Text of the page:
Wednesday, October 16, 2013

One Head of the Hydra

          

          When I was little, I held 12 step recovery meetings with my stuffed animals. Buffalo Bear and Papa Smurf were trying hard to be good while the long skinny strung out looking ventriloquist, Charlie McCarthy, tried again and again to quit smoking. By the time I was 8, I’d called my best friend and told her I was going to be her sponsor. I’d grown up in recovery rooms and conventions halls with coloring books, crayons and a determination never, ever to be like my parents or their weird group of friends who talked about resentments and wrote out gratitude lists. At 13 I wrote an article for a local teen rag about how I was going to break the cycle of addiction, at least in my own family. The buck stopped here! I was “creative” and I didn’t want my creativity to be confused with getting drunk or high. Less than a year later, I found myself on the floor of a band apartment downtown swigging Boone's Farm Strawberry Hill from the bottle, wondering when and how I could do it again.
            
               From that night, my drinking progressed. I learned how to sneak out, which convenience stores sold to minors—or which adults hanging out in front of convenience stores would sell to minors. Drinking felt as natural as diving off a cliff into deep, cold water when you’ve been just a little too hot, too exposed and too uneasy with your land legs for too long. I stopped feeling like a nerdy, awkward freak and began to feel like my best self—daring, flashy—and whatever else might pass for cool.

              In college, drinking became my major, my thesis, my religion, my revelation, my final project. I was stopped drunk driving but managed to recite the alphabet backwards (something I can’t do sober!) and was let go. One Easter I caught my head on fire trying to get into a bath with candles and a bottle of Jim Beam, but was sort of able to hide the burns with a what-was-left-of-my-hair combover. I did all of the things a girl trying to live life with instruction from a few cases of Manischewitz, Mad Dog 20-20, Wild Irish Rose, Carlo Rossi, bottom shelf vodka, any kind of whiskey and boxes of cheap red wine would do. The list is long: use your imagination! Between the ages of 20 and 23, I tore my way through a couple of countries, states and boyfriends before landing back home, broken and broke, wondering how I’d gotten myself into yet another Jerry Springer/ Greek Tragedy hijinks. I decided to try therapy.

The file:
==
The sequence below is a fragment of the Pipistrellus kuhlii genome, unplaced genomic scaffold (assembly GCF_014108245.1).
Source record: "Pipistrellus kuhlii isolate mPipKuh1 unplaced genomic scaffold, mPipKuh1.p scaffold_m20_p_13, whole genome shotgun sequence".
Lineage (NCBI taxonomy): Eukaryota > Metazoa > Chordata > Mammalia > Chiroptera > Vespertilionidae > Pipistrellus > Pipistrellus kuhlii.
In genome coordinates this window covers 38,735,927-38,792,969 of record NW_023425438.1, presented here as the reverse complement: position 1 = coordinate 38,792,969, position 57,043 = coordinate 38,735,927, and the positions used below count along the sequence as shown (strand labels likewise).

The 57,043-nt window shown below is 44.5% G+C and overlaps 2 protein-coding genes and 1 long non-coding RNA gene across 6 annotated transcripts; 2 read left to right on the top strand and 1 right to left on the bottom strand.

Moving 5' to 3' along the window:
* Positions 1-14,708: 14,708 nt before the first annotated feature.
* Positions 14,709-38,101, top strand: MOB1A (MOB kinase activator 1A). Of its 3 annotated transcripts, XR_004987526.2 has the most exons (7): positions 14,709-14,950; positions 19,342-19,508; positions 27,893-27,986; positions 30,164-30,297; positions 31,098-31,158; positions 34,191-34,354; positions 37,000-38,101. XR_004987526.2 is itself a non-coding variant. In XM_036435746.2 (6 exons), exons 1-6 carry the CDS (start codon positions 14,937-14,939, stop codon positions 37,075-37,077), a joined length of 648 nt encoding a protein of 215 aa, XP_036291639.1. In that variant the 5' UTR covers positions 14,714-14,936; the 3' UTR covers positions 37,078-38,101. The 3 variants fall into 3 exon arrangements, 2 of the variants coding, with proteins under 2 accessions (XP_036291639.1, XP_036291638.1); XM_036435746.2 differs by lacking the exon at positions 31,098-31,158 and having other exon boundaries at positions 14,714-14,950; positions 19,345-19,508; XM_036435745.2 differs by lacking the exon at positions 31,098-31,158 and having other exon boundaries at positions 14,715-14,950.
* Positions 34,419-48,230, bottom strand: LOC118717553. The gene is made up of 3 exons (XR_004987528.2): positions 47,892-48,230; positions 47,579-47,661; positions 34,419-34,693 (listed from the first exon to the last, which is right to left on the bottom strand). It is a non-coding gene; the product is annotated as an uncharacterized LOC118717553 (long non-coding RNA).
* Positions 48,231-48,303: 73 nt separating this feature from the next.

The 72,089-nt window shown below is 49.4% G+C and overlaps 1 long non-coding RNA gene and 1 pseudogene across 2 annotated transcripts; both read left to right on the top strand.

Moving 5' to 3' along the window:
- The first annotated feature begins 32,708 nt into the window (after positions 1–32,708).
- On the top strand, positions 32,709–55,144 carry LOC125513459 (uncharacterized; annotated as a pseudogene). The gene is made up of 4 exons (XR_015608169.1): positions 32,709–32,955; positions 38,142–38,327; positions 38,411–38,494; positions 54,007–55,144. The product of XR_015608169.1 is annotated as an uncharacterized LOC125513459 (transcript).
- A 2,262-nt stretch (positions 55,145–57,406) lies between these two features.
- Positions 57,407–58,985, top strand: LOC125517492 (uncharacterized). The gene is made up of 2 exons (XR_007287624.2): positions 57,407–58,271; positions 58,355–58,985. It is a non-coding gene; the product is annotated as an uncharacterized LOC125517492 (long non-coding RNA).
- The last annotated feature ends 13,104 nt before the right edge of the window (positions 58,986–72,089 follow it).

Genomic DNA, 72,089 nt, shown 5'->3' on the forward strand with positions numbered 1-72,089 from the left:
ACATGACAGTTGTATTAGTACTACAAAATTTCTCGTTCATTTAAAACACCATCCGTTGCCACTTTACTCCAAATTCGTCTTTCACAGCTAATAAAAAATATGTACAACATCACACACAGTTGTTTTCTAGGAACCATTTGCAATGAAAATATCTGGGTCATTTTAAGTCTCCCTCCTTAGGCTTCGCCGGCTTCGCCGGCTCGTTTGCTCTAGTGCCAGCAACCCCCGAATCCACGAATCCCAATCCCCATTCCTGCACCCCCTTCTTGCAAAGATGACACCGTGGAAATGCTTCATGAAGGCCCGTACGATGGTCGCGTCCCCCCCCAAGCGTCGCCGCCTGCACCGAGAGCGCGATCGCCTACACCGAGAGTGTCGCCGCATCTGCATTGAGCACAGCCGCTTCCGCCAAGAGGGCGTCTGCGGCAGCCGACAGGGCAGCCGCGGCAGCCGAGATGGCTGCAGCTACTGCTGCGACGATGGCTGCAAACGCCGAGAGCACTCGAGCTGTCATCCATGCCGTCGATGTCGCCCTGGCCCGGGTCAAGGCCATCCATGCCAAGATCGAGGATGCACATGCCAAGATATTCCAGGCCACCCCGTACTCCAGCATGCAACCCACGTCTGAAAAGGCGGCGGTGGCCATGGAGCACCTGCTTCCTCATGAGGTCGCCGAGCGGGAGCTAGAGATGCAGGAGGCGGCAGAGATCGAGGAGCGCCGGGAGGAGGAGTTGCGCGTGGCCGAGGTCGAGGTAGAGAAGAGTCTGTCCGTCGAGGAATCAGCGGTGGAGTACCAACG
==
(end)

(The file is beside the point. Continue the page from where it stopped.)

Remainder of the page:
“You could try a meeting,” my mother suggested. “They’re cheaper than therapy.”
“But do you have to think you’re an alcoholic?” I asked.
“You can wonder,” she said.

With just the right amount of ambiguity, I went to my first meeting—without  stuffed animals or crayons. I picked up a white chip with every intention of giving it back. This could not be me—or my life. I was different. I was special! I was wrong.

That was 15 years ago today. I haven’t had a drink or done ANY recreational drugs since that Friday morning in October when I walked into a church basement and not only felt surrounded by familiar faces because I knew them, but because I’d earned my own seat among them. The ride since has been wild and bumpy with switchbacks, trap doors, surprises, a million characters, stories, side-stories, diversions, discoveries and journeys I couldn’t have begun to imagine—even as far out there as I went trying to find the world and God and love and myself at the bottom of a bottle.  

Since getting sober, I have done my best to direct my risk-taking behavior towards positive-artistic-creative kinds of risks rather than getting-drunk-and-hitchhiking-in-the-middle-of-the-night kinds of risks. As sure as I was that not drinking would lead me straight to the convent (even though I’m Jewish), sainthood has yet to happen—thank God. The good news and the bad news now, is that for better or worse I have the chance to feel all of my feelings. And that has its pitfalls! Who wants to feel everything? Addiction is like a hydra—chop off one head and two (or 768) more sprout in its place. I have an addictive personality that will latch on to anything. And has. And will. Don't try to take away my other vices! I quit coffee last spring and it was the worst 36 hours of my life. A lot of the time, my smaller self is the bigger part of my self. My first thoughts are rarely divine. But I have a better chance of showing up and participating in my life—without puking!—than I did before. I have a better chance of cultivating my intuition and my relationships and my writing than I did before. I get to remember what happened last night—even if I still can't remember where I put my keys.